When it snowed in December, it dumped in December.
While there were two significant snowfall “events” last month – the first was over four days beginning Dec. 19, and the other over four days ending on Dec. 30 – the overall precipitation was only 78 per cent the norm.
In other words, even with all that snow, it was drier than normal in December 2017.
The month’s mix of snow and rain typically amounts to about 90 centimetres, but only 70 cm of precipitation was measurable by Dec. 31.
“A Pacific system pushed across southern B.C. for periods of rain and snow during the initial two days of the month,” local forecaster Ron Lakeman noted in his Jan. 1 media release.
A series of systems produced more frequent snow the night of Dec. 14 through to the night of Dec. 19 and again the 27th through to the morning of Dec. 30, he stated.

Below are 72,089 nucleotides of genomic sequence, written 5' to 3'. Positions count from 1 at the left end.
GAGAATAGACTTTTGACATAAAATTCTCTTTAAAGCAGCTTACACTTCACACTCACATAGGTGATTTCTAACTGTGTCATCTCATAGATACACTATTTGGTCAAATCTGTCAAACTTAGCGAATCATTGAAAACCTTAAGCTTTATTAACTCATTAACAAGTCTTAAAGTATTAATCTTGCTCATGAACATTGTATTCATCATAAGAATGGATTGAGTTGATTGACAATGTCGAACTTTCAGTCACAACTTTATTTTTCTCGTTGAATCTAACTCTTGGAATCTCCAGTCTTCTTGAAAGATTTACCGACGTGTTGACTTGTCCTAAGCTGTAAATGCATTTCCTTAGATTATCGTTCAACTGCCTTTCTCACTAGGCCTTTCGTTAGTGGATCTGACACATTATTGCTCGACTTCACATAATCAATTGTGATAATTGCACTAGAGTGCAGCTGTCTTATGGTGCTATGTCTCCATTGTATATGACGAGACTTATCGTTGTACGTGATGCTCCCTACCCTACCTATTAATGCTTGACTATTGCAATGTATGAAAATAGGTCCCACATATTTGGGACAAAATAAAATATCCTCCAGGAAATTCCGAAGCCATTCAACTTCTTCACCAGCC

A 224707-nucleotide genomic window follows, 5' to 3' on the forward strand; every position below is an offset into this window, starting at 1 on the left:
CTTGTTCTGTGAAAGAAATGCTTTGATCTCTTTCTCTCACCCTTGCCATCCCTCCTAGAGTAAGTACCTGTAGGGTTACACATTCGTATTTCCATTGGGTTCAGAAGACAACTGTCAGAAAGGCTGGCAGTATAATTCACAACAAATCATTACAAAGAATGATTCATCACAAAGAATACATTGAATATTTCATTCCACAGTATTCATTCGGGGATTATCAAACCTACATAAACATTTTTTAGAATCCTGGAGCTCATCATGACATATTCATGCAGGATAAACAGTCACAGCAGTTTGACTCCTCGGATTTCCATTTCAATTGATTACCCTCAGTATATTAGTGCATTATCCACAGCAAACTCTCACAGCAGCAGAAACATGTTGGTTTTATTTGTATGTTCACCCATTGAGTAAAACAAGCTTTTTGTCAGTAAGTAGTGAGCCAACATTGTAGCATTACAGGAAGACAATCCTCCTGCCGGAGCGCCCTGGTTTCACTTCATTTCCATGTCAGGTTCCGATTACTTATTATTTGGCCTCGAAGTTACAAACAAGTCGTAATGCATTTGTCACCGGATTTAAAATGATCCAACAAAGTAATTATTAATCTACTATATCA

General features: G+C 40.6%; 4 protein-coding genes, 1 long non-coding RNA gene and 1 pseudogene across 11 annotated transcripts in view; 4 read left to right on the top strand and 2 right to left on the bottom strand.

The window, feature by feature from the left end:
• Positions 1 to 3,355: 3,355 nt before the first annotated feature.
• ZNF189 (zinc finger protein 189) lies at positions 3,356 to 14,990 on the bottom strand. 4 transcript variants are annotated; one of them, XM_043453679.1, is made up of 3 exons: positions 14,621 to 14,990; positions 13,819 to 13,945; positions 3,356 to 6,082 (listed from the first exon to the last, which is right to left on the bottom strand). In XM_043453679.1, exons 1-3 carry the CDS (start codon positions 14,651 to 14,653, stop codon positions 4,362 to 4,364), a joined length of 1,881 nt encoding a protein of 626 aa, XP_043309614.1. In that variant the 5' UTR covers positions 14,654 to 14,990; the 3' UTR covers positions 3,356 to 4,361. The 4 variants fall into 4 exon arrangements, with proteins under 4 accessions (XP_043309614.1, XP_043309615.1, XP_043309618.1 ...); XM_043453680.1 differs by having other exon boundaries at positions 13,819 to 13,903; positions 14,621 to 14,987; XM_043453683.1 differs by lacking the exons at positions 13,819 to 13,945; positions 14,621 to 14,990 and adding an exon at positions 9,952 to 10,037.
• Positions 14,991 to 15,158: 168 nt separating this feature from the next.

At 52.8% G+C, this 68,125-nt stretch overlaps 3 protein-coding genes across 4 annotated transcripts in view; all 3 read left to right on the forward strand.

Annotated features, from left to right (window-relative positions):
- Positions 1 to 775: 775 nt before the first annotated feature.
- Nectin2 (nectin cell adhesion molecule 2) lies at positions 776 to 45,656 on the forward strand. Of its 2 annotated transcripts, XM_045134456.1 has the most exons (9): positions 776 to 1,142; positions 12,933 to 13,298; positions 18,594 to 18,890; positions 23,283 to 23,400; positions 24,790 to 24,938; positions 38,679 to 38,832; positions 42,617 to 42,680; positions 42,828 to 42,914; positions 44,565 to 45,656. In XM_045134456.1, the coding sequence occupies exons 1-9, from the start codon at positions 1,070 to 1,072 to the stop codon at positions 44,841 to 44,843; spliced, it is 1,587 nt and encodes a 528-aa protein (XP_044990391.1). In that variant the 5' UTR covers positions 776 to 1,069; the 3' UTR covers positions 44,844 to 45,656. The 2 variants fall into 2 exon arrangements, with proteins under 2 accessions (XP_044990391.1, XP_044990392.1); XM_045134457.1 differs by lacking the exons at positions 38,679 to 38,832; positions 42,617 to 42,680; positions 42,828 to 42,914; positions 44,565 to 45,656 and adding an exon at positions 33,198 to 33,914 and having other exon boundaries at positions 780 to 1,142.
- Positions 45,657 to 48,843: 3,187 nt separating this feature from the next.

“The most significant system dumped 30 cm of snow on Dec. 19 … another 23.6 cm fell between the 27th and the 30th.”
The slightly drier than normal climate was accompanied by a slightly cooler than normal mean (average ) temperature.
“A strong upper ridge of high pressure dominated for 12 days of persistent valley cloud and near seasonal temperatures from Dec. 3 through Dec. 14,” Lakeman said.
“A modified Arctic air mass pushed across southeastern B.C. for cooler/below freezing temperatures during the final 11 days of the month.”
Lakeman says the mean monthly temperature for December is usually -2.1 C, but last month it dipped a half degree to -2.6 C. The coldest day was – 12 C, recorded on Christmas Eve.
Interestingly, the coldest December day on record, at least locally, happened 50 years ago. According to Lakeman’s data, Christmas Eve 1968 was the most frigid night to date, when the mercury dipped to -30.6 C.
The overall coldest December in local records was back in 1979, when the average monthly temperature was -6.5 C.
The warmest December day last year was 4.4 C on Dec. 3.
That doesn’t near the warmest day in local records, which was 12 C on Dec. 27, 1980.